• Camera: Since you want to show yourself in the best light, it's worth testing the picture and sound quality before the interview. Depending on the situation, you may need to invest in a good camera and a headset with microphone. Check that the internet connection is stable so that the interview can be conducted without technical problems. Pay attention to where the camera is so that you can maintain eye contact. If you are using your smartphone for the video interview, do not hold it in your hand, your hand might shake too much (use a tripod). Similar to background noises, this can be very distracting or even make the interviewer a little dazed.
  • Clothing: For the video interview the same dress code applies as for a personal interview: Dress respectably and appropriately for the occasion. Casual dress is taboo. There is a real chance that you will have to get up or move. A business style outfit only on the upper body is not enough at best!
  • Light: Make sure you have good lighting, preferably indirect light or lighting (not too strong) from the front.
  • Background: Remember that all visible areas (desk, walls) should be as tidy or neutral as possible. Personal photos or posters in the background should be avoided. Depending on the video tool, you may blur the background - find out beforehand.
  • Posture: Make sure you are sitting upright, with your face and upper body visible. Always try to look into the camera (and not at the screen!) and don't forget to smile. If you position the screen as close as possible to the camera, you will have both in view.
  • Research: Research the company in advance. A video interview does not mean that you can skip the preparation and google or spontaneously look something up just because you are not in the same room with your interviewer. (You will even be heard typing!). Don't read from the screen, don't post-it answers to potential interview questions on your PC, people will notice.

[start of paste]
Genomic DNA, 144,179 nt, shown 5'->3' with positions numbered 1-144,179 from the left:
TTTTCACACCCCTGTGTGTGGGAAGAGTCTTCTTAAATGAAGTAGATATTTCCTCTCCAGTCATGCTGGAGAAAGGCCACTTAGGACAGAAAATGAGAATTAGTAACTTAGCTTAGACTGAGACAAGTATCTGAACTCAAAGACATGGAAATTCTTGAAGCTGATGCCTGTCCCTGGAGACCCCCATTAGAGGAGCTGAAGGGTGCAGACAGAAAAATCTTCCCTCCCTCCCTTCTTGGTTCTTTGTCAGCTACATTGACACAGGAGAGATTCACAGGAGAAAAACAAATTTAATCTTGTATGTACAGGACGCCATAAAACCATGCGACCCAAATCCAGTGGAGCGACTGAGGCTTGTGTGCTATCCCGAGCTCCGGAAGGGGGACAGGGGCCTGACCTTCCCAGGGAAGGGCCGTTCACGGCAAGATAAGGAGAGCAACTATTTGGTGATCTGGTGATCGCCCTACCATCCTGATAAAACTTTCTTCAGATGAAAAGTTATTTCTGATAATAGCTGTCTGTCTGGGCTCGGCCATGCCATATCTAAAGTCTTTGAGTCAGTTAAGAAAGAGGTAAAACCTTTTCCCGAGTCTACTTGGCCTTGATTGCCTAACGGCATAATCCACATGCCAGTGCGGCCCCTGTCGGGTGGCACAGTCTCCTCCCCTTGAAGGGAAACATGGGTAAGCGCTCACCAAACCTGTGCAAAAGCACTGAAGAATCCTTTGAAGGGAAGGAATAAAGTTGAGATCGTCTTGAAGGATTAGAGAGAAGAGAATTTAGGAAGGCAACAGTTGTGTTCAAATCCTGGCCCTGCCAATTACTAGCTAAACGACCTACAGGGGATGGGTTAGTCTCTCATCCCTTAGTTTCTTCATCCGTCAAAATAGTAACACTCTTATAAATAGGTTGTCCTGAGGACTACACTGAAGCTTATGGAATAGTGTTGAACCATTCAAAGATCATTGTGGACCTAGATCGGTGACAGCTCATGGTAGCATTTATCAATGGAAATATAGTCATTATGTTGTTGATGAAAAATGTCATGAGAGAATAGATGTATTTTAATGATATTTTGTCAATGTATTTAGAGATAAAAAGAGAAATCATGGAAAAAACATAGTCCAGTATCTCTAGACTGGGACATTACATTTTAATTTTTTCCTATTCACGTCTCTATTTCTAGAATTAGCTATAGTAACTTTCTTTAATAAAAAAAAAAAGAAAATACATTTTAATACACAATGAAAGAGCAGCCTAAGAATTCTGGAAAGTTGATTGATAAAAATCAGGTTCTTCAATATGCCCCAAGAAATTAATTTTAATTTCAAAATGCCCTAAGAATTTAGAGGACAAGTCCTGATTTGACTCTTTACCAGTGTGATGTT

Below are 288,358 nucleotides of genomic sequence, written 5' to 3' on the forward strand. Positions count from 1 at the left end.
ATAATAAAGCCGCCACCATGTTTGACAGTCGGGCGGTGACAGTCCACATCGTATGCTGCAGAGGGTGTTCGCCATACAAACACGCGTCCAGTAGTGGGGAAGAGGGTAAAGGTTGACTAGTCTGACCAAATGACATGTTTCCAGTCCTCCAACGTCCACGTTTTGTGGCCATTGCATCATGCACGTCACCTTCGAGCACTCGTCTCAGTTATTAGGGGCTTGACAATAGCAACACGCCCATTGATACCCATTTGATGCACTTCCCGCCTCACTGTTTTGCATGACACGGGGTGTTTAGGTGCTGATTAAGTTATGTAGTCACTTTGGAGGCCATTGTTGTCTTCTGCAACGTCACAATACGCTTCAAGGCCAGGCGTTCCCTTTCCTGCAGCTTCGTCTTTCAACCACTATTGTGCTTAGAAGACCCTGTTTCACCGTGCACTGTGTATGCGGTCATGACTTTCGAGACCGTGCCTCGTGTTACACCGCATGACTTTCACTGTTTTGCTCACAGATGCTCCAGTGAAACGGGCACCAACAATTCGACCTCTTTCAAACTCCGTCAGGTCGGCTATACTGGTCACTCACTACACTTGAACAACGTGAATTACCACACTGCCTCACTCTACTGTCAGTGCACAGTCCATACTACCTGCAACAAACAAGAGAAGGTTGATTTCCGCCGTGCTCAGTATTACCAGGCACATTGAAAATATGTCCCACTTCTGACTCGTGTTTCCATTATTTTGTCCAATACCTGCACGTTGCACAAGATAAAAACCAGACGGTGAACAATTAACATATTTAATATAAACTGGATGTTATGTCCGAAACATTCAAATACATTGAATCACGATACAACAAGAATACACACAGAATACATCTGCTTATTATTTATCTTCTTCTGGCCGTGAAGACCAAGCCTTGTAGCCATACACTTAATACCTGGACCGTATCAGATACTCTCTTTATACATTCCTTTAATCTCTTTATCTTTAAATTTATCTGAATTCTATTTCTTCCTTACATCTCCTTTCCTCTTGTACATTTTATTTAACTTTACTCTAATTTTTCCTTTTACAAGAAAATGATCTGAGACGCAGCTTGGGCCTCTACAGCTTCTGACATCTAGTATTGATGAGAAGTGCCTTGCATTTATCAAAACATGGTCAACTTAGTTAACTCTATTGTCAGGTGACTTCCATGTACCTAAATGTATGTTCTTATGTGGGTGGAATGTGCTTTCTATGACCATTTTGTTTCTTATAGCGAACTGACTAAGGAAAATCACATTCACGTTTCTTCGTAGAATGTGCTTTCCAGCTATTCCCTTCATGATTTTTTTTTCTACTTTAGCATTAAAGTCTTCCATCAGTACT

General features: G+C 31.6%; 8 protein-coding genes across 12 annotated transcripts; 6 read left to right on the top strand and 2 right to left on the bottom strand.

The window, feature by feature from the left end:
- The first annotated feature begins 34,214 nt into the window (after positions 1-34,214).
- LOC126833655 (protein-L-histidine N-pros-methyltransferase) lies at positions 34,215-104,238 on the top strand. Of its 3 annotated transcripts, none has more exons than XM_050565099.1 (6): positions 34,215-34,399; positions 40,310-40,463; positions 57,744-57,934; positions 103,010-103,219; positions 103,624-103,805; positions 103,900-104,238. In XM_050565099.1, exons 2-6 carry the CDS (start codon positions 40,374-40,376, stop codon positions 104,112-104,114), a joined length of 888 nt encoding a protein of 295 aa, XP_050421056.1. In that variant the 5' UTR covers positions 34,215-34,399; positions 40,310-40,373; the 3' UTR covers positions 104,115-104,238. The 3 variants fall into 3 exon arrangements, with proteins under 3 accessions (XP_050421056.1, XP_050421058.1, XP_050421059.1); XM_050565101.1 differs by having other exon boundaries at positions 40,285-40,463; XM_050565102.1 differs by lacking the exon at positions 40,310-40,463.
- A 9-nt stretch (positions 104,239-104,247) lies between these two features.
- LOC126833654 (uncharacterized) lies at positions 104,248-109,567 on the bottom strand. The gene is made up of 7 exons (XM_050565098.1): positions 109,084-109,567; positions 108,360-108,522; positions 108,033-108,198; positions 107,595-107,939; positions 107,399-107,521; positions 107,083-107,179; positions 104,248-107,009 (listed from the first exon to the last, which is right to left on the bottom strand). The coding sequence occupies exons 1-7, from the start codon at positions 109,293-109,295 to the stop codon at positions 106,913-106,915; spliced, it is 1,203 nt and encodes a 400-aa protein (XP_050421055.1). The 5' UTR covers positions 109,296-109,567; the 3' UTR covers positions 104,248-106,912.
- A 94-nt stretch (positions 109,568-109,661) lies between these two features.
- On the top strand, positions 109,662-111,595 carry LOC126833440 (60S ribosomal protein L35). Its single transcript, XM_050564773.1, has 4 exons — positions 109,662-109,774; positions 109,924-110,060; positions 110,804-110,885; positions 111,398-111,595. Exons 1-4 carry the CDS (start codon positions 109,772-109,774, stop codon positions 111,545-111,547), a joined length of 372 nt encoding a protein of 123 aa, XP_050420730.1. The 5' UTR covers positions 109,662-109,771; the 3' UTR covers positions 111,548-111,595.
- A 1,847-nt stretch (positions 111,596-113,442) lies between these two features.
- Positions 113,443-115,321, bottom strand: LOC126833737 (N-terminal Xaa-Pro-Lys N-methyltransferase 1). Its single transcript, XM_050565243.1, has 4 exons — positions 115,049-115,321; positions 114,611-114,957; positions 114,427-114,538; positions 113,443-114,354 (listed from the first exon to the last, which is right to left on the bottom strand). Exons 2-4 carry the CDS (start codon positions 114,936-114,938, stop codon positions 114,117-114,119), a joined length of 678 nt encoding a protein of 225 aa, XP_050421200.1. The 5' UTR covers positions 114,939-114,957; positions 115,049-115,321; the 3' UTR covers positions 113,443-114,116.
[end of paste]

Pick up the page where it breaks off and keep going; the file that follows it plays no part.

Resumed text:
• Questions: Did you not understand what you were just asked? It's okay to stop and ask for repetition of the question, for reformulation or clarification.
  • Choice of words: Even in a video interview you have to be professional: Maintain your enthusiasm and professionalism in your choice of words. Remember that you are talking to professionals, even if it is "only" a recording.
  • Please do not interrupt: Make sure you're not disturbed. Close the door and hang up a "Do not disturb" sign. And watch out for your pets!
  • Thank you: Even after a video interview, a letter of thanks to the interviewer will leave a positive impression afterwards.

And now some more information about the delayed video interview.

  • You are in the lead! In a deferred video interview you don't have a direct interviewer, you conduct the video interview on your own. But you will receive information about what is expected of you in advance. There is no fixed time for the interview, but only a given period of time in which you have to conduct the delayed video interview.
  • Procedure: Questions will be displayed on the screen, at best you will get a short preparation time for a suitable answer (approx. 2 min, you might see a clock to help you). Afterwards a video recording starts, in which you give your answer and present your arguments. This speaking time is also limited: Your recording will either be sent to the employer automatically or by pressing a send button if you are faster with answers. Count on 5-10 questions. And due to the given time frame: prepare yourself well!

Weiterführende Informationen

Telephone Interview Checklist

• Make sure the room is quiet

• Have your application documents at the ready

• Place a note pad with a few key words and questions in front of you

• Sit up straight and try to smile as much as possible. This will help you relax!

Video Interview Tipps

• Check your equipment: Good image and sound quality, and a stable Internet connection, are essential

• Wear the same outfit as for a face-to-face interview. This will give you confidence.

• Ensure the room is tidy. After all, you are practically inviting your potential employer by Skype into your home. Remove personal items from the camera's field of view.